CHICAGO -- Gartner Inc., Vice President and Research Director Nick Allen, said during a speech Wednesday at Storage Decisions 2001 that the worlds of storage and networking are about to merge, and the result could mean a big change in the way many IT shops look at positioning their people.
"Storage networking will force an organizational change," he said. "At least 50% of (end users) will be reorganizing their personnel in the next two years."
The culprit behind the predicted large-scale shift in people power -- or, as Allen put it, "the big, big problem" on the horizon -- is storage area management (SAM).
The executive definition of SAM, he said, is managing the relationship between applications and their storage, and everything in between.
"We must think in terms of applications," he said.
Allen believes the fundamental change in personnel will arise when the lines between storage and networking inevitably vanish.
"Storage guys are used to owning the relationship between the server and the storage. When you bring in (technologies like) iSCSI, the networking guys say 'I own that,' " Allen said.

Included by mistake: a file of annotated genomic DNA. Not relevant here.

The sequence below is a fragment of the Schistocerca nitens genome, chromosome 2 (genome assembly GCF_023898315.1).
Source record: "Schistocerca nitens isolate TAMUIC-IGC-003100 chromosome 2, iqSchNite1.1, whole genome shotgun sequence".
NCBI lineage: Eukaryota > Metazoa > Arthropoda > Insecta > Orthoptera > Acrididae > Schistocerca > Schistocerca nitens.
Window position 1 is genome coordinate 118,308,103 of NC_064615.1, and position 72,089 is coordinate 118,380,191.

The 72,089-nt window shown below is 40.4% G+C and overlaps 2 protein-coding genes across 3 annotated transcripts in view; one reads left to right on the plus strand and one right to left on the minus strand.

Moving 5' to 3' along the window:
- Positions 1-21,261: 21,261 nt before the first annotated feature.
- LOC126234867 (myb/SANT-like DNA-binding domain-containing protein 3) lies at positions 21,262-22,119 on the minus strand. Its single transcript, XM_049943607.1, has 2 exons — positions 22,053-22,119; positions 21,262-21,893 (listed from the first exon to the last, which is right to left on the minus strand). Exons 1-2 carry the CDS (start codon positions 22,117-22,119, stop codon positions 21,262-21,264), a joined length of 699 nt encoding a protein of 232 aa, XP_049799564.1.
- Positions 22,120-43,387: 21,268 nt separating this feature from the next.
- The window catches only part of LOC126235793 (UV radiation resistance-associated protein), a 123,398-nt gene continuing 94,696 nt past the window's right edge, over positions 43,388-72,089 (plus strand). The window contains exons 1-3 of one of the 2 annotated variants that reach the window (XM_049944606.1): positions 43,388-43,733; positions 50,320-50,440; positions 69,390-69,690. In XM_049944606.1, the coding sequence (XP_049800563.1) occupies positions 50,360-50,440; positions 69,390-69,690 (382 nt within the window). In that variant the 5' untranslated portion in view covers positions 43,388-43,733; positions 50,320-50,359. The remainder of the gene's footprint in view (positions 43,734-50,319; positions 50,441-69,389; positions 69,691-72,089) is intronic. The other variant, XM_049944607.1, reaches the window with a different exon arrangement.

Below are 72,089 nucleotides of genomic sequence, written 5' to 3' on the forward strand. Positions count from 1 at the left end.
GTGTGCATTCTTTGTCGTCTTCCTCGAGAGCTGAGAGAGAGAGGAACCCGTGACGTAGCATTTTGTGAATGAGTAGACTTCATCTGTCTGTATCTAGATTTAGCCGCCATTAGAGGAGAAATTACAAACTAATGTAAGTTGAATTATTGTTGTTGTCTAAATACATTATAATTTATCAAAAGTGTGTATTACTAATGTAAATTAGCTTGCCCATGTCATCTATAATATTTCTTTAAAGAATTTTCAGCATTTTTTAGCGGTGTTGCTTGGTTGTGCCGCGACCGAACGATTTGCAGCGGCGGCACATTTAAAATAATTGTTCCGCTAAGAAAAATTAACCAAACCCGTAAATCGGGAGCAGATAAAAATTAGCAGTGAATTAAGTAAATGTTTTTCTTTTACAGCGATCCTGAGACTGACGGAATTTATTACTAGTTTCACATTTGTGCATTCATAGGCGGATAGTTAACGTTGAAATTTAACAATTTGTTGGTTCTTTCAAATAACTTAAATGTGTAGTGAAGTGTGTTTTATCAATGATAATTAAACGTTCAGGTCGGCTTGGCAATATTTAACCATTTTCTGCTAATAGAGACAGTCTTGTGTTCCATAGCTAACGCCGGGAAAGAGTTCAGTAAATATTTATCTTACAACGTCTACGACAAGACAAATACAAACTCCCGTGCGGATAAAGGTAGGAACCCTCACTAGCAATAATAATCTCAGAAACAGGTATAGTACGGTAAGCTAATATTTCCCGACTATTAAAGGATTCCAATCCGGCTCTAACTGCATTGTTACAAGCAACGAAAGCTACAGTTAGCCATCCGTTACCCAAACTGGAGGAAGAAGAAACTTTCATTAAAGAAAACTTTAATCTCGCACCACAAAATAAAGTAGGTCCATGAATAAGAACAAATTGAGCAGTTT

The answer to the inevitable storage networking turf war? According to Allen, it will require the creation of a new, hybrid position that encompasses both networking and storage expertise. A position that he calls "the storage engineer."
Leveraging IT staff is no joke to people like Len Soderblom, who is
The promise of SAM tools could provide some relief to strained IT staff like the team at Northern Trust.
According to Allen, companies like EMC, HDS, Sun, IBM, BMC, InterSAN and Veritas all have their hands in the SAM pie, but it remains to be seen who will emerge as the market leader.
Among Allen's recommendations for end-users facing storage buying decisions in the near future are understanding your requirements by buying full-featured storage only if you need all of the features; focusing on software; and including non-product criteria like integration and testing, partnerships, packaging, services and support, distribution and ultimately, price when choosing a vendor's product.Let us know what you think about the story, e-mail Kevin Komiega, assistant news editor
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